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Everywhere you turn, there's a new wearable mobile device. Out of the box, consumers expect these devices to gather information and share that information with their primary mobile devices--their iPhones and iPads. How can we as developers start communication in this Internet of Things era? For now, Bluetooth Low Energy.


This is the first of a three-part series on the topic of app development using Bluetooth Low Energy (BLE) on iOS with the Core Bluetooth Framework.

While specifically targeted at iOS developers with some knowledge of Objective-C or Swift and the iOS SDK and its basic concepts and patterns such as delegates, this series is intended as an introduction to help you get a look at what it takes to construct an app that can communicate with an off-the-shelf Bluetooth Low Energy device or interact with BLE components of your own design, whether you are a developer, designer, maker, or entrepreneur.

No previous experience with BLE is required, and all examples apply to both iPhone and iPad running iOS 8. After this series is over, you should have enough knowledge to begin developing your own BLE solutions for iOS, and resources to find more information if you would like to do more digging on the subject.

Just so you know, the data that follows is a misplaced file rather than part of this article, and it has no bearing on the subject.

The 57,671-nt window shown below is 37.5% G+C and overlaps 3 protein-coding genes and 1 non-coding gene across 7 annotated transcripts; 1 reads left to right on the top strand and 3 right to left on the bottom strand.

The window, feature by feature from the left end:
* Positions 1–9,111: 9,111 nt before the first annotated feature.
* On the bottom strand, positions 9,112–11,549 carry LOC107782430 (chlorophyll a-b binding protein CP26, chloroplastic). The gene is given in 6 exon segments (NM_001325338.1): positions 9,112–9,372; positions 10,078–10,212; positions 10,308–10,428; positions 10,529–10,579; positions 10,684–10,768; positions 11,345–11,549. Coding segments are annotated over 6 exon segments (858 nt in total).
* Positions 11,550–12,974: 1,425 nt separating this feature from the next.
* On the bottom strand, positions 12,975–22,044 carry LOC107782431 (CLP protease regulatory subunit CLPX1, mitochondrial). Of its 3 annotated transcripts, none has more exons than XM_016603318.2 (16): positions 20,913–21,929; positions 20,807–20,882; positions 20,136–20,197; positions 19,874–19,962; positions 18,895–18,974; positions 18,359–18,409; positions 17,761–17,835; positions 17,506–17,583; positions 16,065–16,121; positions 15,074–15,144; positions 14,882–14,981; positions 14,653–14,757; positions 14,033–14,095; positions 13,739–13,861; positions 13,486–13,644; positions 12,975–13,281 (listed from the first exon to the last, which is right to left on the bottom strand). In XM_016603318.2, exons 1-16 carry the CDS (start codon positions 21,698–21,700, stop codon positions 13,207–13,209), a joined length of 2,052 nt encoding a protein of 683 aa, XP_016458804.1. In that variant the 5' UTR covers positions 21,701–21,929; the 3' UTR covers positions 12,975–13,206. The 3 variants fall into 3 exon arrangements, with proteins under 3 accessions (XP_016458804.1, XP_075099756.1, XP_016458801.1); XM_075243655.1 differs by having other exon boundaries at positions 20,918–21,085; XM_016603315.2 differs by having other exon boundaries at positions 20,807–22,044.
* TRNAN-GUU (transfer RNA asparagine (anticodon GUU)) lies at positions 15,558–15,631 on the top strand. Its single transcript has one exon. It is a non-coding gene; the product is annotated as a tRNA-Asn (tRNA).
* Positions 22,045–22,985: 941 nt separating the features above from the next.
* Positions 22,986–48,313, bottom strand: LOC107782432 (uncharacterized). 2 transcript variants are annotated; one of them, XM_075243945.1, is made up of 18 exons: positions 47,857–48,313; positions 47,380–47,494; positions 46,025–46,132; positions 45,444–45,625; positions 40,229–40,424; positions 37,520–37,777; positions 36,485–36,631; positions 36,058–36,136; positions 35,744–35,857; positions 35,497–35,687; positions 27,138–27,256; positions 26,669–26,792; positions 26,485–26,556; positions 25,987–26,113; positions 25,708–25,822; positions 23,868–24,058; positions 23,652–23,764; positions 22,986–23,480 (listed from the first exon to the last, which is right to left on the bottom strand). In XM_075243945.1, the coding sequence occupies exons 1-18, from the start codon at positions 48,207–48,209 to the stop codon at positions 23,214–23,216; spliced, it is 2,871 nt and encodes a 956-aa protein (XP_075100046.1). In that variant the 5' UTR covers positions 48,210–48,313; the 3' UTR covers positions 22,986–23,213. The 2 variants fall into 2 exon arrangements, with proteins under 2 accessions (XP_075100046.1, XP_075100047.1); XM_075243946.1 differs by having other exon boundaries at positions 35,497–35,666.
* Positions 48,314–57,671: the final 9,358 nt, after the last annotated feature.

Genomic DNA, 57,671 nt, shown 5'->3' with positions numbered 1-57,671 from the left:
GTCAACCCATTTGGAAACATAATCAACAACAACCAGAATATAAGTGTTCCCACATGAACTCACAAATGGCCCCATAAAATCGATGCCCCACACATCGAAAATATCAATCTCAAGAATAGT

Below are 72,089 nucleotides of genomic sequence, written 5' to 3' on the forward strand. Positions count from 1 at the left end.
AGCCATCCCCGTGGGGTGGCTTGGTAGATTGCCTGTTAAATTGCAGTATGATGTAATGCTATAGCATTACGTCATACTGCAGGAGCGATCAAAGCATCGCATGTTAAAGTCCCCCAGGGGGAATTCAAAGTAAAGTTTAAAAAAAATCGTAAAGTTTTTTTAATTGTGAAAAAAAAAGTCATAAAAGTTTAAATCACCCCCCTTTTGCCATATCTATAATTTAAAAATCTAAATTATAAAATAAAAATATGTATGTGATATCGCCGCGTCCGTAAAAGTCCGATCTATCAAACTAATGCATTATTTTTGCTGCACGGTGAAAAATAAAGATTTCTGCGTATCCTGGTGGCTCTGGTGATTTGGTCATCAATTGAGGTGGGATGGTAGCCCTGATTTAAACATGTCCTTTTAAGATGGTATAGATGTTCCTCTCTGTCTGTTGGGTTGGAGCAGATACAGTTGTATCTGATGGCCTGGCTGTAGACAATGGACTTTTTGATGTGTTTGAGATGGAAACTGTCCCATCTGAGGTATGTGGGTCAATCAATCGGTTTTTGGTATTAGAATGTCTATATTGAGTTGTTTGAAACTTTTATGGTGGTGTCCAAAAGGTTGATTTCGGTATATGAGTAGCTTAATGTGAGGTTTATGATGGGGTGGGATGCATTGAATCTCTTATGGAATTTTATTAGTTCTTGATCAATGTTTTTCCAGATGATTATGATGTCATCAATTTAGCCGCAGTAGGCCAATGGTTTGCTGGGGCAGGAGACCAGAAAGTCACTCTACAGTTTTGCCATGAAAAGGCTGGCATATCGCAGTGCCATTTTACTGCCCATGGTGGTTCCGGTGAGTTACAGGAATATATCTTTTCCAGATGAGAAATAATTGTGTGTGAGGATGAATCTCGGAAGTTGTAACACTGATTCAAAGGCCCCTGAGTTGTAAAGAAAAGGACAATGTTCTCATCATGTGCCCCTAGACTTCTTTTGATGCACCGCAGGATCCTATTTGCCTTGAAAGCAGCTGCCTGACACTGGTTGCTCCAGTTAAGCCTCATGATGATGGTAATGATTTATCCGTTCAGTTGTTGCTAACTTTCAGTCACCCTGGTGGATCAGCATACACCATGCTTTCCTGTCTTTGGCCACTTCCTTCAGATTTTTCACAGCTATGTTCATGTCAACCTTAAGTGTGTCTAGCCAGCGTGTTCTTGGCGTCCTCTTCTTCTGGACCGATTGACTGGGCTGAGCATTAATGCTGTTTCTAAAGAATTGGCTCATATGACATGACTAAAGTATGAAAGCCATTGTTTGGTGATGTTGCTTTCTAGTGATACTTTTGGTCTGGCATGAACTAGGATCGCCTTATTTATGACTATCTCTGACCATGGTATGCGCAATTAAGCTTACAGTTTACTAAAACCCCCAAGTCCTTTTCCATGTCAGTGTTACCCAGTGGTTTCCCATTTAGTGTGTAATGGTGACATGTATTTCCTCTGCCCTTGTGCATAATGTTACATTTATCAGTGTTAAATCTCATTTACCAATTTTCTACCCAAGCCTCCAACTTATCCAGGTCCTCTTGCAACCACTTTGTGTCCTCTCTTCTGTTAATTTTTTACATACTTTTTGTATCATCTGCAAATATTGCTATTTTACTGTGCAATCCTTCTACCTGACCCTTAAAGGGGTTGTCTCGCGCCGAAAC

Zero to BLE

The product landscape is exploding with wearable mobile devices. More and more, we need these little secondary devices to communicate with our primary mobile devices, such as our iPhones and iPads.

Today, the primary means in which wearables, carryables, and pocketables communicate is through the Bluetooth Low Energy standard (also known as Bluetooth LE and BLE).

We are in the middle of an explosion of new bluetooth-enabled devices, and Cloud City Development is looking forward to engaging with and developing mobile solutions with enterprising companies who are developing new and exciting products, devices and services in the evermore-connected Internet of Things (IoT) space.


Currently Cloud City has developers knowledgeable in the ways of Bluetooth on various platforms, however recently it has appeared that it would be helpful to put together a guide that discusses how to get started with the technology, as well as an iOS App project to go along with the guide.

The Guide: BLE – Making the jump to light speed!